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Volume 24 No. 160
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MLB Franchise Notes: Dodgers Owners Put Stamp On Franchise In First Full Season

In L.A., Bill Plaschke wrote, "This was the summer it was fun to be a Dodger again." If there is an "overriding theme to the tumultuously delightful season in which Los Angeles' most enduring sports power regained its hold on a city's heart, that is it." For the first time since '98, "when the venerable Peter O'Malley sold the team into years of chaos, the Dodgers gave Los Angeles real hope for the future." Guggenheim Baseball Management "brought back fun" in its first full season as team owner. Improved amenities, "cleaner facilities and updated between-innings entertainment made the formerly cramped and tense Dodger Stadium a more fun place for the fans, whose regular-season turnout produced a league-leading 3.7 million attendance figure." The new ownership "brought back a connection" (L.A. TIMES, 10/20).

BIRDS OF A FEATHER: Cardinals Chair & CEO Bill DeWitt Jr. said of the franchise's success in the 2000's, "We had great teams in that era, but I knew that that wasn’t sustainable because as that group aged, we would need younger players. With the new labor agreement that was coming in, teams were holding on to their players. We were opportunistic prior to that by getting players from other clubs, but we made a conscious decision back in the ’03 and ’04 time frame that we were going to throw a lot of resources and make every effort to build from within. So we had a strategy to do that. Rather than giving up draft choices, we tried to accumulate draft choices" (N.Y. TIMES, 10/20).

WHAT A DIFFERENCE A YEAR CAN MAKE: N.Y. Daily News columnist Mike Lupica said the Red Sox' one-year turnaround from the bottom of the AL East to playing in the World Series is "as dramatic as any I can remember because the Red Sox had so quickly and badly damaged the amazing brand that they had built when John Henry and Tom Werner and Larry Lucchino got the team." Lupica: "For this to happen one year later, I can’t remember anything better than this in baseball” (“The Sports Reporters,” ESPN2, 10/20).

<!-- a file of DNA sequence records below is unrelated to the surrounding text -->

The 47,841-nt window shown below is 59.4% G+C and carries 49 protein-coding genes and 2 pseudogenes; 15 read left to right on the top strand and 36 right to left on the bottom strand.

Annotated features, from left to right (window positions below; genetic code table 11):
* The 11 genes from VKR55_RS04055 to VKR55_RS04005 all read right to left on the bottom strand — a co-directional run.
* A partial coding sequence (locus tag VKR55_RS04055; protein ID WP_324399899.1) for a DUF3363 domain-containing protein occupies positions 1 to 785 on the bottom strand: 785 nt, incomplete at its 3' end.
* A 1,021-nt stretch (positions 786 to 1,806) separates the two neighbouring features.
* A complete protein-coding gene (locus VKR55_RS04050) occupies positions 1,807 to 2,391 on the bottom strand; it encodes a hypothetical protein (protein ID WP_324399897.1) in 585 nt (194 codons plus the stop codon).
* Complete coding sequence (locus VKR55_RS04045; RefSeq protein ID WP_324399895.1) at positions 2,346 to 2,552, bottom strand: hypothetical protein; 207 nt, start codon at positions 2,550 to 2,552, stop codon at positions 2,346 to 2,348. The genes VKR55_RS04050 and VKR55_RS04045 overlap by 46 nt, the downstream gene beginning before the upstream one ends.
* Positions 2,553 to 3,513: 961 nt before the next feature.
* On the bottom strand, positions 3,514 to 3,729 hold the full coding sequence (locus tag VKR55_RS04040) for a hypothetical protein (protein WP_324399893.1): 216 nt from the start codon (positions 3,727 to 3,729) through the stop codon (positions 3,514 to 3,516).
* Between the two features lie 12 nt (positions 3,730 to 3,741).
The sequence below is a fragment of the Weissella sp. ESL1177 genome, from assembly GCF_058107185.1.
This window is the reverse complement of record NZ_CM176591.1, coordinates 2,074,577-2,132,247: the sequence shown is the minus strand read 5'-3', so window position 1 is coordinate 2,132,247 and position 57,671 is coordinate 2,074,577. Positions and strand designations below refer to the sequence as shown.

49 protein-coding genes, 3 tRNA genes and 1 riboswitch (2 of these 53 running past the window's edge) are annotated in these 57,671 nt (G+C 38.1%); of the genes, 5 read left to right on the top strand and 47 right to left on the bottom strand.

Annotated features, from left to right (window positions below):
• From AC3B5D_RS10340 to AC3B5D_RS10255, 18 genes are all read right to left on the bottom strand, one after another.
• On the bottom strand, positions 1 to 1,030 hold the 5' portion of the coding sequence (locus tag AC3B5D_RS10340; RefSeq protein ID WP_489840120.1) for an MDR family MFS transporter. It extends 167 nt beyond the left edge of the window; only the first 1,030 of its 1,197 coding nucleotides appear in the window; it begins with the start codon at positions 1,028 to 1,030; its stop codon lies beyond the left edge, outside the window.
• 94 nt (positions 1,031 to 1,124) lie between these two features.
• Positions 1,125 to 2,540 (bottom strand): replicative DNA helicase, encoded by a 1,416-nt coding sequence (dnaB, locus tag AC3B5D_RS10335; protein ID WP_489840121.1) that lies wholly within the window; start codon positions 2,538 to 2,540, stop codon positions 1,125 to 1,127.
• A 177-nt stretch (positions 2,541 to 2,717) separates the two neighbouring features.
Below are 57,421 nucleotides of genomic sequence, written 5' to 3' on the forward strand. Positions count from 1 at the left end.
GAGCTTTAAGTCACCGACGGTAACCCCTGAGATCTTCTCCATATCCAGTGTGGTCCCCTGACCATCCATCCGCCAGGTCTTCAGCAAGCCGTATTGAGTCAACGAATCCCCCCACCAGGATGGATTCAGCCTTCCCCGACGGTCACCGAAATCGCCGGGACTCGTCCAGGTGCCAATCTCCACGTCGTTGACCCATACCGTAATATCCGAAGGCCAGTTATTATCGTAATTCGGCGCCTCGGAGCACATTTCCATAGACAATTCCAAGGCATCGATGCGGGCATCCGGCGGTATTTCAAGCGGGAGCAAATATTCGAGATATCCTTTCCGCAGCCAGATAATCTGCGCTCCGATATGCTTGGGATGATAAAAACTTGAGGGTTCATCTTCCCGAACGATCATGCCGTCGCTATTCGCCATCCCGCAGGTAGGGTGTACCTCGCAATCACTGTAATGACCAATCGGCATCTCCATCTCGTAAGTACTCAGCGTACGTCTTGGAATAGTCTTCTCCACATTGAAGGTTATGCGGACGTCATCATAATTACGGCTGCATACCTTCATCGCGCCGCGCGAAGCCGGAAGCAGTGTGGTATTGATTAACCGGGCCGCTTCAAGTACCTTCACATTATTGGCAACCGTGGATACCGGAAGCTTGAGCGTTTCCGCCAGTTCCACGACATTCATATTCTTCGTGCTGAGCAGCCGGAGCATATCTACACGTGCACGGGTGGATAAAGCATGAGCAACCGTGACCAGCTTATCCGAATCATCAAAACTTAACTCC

BEERS ON ICE: In Milwaukee, Don Walker noted the Brewers, coming off a 74-88 year and the suspension of LF Ryan Braun, "have decided to freeze season-ticket prices" for '14. The Brewers drew 2,531,105 fans to Miller Park this season, down from '12, "when the team drew 2,831,385 fans" (, 10/18).

RYAN'S SONG: In Ft. Worth, Jim Reeves wrote about outgoing Rangers CEO Nolan Ryan under the header, "Ryan Branded Rangers With Sense Of Place, Commitment." Reeves: "How can one of the team’s majority owners admit that Ryan is irreplaceable, that there are no more Nolan Ryans on the marketplace, and then still allow him to walk away?" (FT. WORTH STAR-TELEGRAM, 10/20).